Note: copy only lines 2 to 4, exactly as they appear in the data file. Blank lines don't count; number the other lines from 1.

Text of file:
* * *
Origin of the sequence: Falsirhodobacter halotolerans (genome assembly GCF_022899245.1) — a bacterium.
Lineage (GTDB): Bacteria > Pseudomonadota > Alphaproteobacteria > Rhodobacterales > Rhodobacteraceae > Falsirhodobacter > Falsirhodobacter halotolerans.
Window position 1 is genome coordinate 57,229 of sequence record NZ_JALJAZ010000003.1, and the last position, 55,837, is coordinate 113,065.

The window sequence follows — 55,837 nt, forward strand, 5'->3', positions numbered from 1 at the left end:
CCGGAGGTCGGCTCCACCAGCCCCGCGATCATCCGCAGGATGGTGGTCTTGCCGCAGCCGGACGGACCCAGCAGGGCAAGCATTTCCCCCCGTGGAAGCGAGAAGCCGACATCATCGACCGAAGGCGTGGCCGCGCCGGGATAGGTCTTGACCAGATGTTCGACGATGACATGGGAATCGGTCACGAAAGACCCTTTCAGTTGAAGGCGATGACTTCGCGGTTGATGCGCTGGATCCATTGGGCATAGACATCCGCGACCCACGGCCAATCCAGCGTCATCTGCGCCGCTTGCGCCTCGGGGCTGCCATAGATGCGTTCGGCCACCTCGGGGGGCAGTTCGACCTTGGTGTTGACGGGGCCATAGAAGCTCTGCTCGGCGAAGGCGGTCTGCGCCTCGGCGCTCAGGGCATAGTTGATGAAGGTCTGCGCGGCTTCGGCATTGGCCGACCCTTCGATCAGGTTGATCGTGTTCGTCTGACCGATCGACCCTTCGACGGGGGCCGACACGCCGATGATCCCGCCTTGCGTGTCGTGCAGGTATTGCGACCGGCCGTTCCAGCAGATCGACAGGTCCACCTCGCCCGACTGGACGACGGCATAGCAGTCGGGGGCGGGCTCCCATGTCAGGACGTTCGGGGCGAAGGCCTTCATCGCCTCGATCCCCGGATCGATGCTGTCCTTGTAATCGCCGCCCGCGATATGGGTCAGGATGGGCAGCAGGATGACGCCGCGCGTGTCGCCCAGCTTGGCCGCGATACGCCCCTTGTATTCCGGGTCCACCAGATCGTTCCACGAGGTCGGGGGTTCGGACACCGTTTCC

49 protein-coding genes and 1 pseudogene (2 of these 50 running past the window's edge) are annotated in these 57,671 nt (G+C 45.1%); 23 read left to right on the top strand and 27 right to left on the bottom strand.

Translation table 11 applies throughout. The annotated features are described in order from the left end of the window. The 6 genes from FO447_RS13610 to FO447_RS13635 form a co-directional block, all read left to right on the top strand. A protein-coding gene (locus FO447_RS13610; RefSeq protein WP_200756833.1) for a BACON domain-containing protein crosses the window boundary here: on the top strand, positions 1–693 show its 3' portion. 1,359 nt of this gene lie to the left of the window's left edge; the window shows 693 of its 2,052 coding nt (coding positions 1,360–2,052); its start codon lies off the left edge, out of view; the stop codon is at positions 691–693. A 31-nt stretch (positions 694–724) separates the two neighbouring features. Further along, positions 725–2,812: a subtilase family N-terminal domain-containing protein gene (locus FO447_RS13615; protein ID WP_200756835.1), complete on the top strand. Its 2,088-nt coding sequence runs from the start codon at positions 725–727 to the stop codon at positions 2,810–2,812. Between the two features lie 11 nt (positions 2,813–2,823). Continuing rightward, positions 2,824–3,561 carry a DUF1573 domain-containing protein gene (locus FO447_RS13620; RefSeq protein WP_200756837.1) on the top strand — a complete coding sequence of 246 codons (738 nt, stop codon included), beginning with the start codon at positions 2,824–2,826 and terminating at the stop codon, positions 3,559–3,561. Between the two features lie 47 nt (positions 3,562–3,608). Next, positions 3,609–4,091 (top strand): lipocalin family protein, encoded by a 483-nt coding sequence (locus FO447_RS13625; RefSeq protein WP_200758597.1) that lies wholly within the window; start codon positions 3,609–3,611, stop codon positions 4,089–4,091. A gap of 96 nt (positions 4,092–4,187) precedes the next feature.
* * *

Lineage (GTDB): Bacteria > Pseudomonadota > Alphaproteobacteria > Rhodobacterales > Rhodobacteraceae > Falsirhodobacter > Falsirhodobacter halotolerans.
Window position 1 is genome coordinate 57,229 of sequence record NZ_JALJAZ010000003.1, and the last position, 55,837, is coordinate 113,065.

The window sequence follows — 55,837 nt, forward strand, 5'->3', positions numbered from 1 at the left end: